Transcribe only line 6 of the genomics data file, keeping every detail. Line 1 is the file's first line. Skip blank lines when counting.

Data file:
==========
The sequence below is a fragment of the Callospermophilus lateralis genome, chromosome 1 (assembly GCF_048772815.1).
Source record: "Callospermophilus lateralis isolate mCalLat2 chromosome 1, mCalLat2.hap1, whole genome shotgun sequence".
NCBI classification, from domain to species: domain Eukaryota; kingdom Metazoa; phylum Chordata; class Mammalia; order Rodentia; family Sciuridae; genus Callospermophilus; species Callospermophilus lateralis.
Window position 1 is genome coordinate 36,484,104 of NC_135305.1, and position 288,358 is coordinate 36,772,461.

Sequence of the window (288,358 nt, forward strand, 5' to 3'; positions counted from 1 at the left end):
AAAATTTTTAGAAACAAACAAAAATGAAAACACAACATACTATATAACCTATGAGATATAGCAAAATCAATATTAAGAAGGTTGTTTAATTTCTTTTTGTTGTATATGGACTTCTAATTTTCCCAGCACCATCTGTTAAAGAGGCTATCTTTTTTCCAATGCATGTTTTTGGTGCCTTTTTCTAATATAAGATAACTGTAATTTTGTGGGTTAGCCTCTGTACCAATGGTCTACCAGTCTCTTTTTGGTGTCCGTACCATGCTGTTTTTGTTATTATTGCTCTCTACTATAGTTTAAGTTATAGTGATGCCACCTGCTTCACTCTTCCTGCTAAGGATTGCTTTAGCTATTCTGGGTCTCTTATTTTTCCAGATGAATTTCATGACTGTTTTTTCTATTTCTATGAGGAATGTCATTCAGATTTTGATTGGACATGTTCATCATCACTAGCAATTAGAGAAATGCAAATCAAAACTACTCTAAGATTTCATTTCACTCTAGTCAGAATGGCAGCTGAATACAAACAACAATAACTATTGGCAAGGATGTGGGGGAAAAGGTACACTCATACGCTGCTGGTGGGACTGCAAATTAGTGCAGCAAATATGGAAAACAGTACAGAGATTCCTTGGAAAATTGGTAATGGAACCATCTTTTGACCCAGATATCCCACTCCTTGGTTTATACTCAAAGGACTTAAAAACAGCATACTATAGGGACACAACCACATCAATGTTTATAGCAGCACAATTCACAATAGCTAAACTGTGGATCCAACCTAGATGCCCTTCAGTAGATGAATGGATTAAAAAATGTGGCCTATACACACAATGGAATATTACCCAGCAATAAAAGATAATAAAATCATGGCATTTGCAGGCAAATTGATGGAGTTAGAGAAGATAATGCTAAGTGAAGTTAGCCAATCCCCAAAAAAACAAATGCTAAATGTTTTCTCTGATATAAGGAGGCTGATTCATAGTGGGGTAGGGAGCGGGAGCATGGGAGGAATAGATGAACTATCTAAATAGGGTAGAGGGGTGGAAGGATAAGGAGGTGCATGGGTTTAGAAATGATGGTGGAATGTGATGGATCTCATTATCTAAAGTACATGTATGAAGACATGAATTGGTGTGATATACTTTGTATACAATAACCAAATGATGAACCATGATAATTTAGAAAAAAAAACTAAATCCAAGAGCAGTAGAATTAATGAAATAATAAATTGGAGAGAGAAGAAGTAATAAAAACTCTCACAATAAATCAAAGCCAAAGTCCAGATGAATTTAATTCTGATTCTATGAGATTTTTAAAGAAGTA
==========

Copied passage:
AAAATTTTTAGAAACAAACAAAAATGAAAACACAACATACTATATAACCTATGAGATATAGCAAAATCAATATTAAGAAGGTTGTTTAATTTCTTTTTGTTGTATATGGACTTCTAATTTTCCCAGCACCATCTGTTAAAGAGGCTATCTTTTTTCCAATGCATGTTTTTGGTGCCTTTTTCTAATATAAGATAACTGTAATTTTGTGGGTTAGCCTCTGTACCAATGGTCTACCAGTCTCTTTTTGGTGTCCGTACCATGCTGTTTTTGTTATTATTGCTCTCTACTATAGTTTAAGTTATAGTGATGCCACCTGCTTCACTCTTCCTGCTAAGGATTGCTTTAGCTATTCTGGGTCTCTTATTTTTCCAGATGAATTTCATGACTGTTTTTTCTATTTCTATGAGGAATGTCATTCAGATTTTGATTGGACATGTTCATCATCACTAGCAATTAGAGAAATGCAAATCAAAACTACTCTAAGATTTCATTTCACTCTAGTCAGAATGGCAGCTGAATACAAACAACAATAACTATTGGCAAGGATGTGGGGGAAAAGGTACACTCATACGCTGCTGGTGGGACTGCAAATTAGTGCAGCAAATATGGAAAACAGTACAGAGATTCCTTGGAAAATTGGTAATGGAACCATCTTTTGACCCAGATATCCCACTCCTTGGTTTATACTCAAAGGACTTAAAAACAGCATACTATAGGGACACAACCACATCAATGTTTATAGCAGCACAATTCACAATAGCTAAACTGTGGATCCAACCTAGATGCCCTTCAGTAGATGAATGGATTAAAAAATGTGGCCTATACACACAATGGAATATTACCCAGCAATAAAAGATAATAAAATCATGGCATTTGCAGGCAAATTGATGGAGTTAGAGAAGATAATGCTAAGTGAAGTTAGCCAATCCCCAAAAAAACAAATGCTAAATGTTTTCTCTGATATAAGGAGGCTGATTCATAGTGGGGTAGGGAGCGGGAGCATGGGAGGAATAGATGAACTATCTAAATAGGGTAGAGGGGTGGAAGGATAAGGAGGTGCATGGGTTTAGAAATGATGGTGGAATGTGATGGATCTCATTATCTAAAGTACATGTATGAAGACATGAATTGGTGTGATATACTTTGTATACAATAACCAAATGATGAACCATGATAATTTAGAAAAAAAAACTAAATCCAAGAGCAGTAGAATTAATGAAATAATAAATTGGAGAGAGAAGAAGTAATAAAAACTCTCACAATAAATCAAAGCCAAAGTCCAGATGAATTTAATTCTGATTCTATGAGATTTTTAAAGAAGTA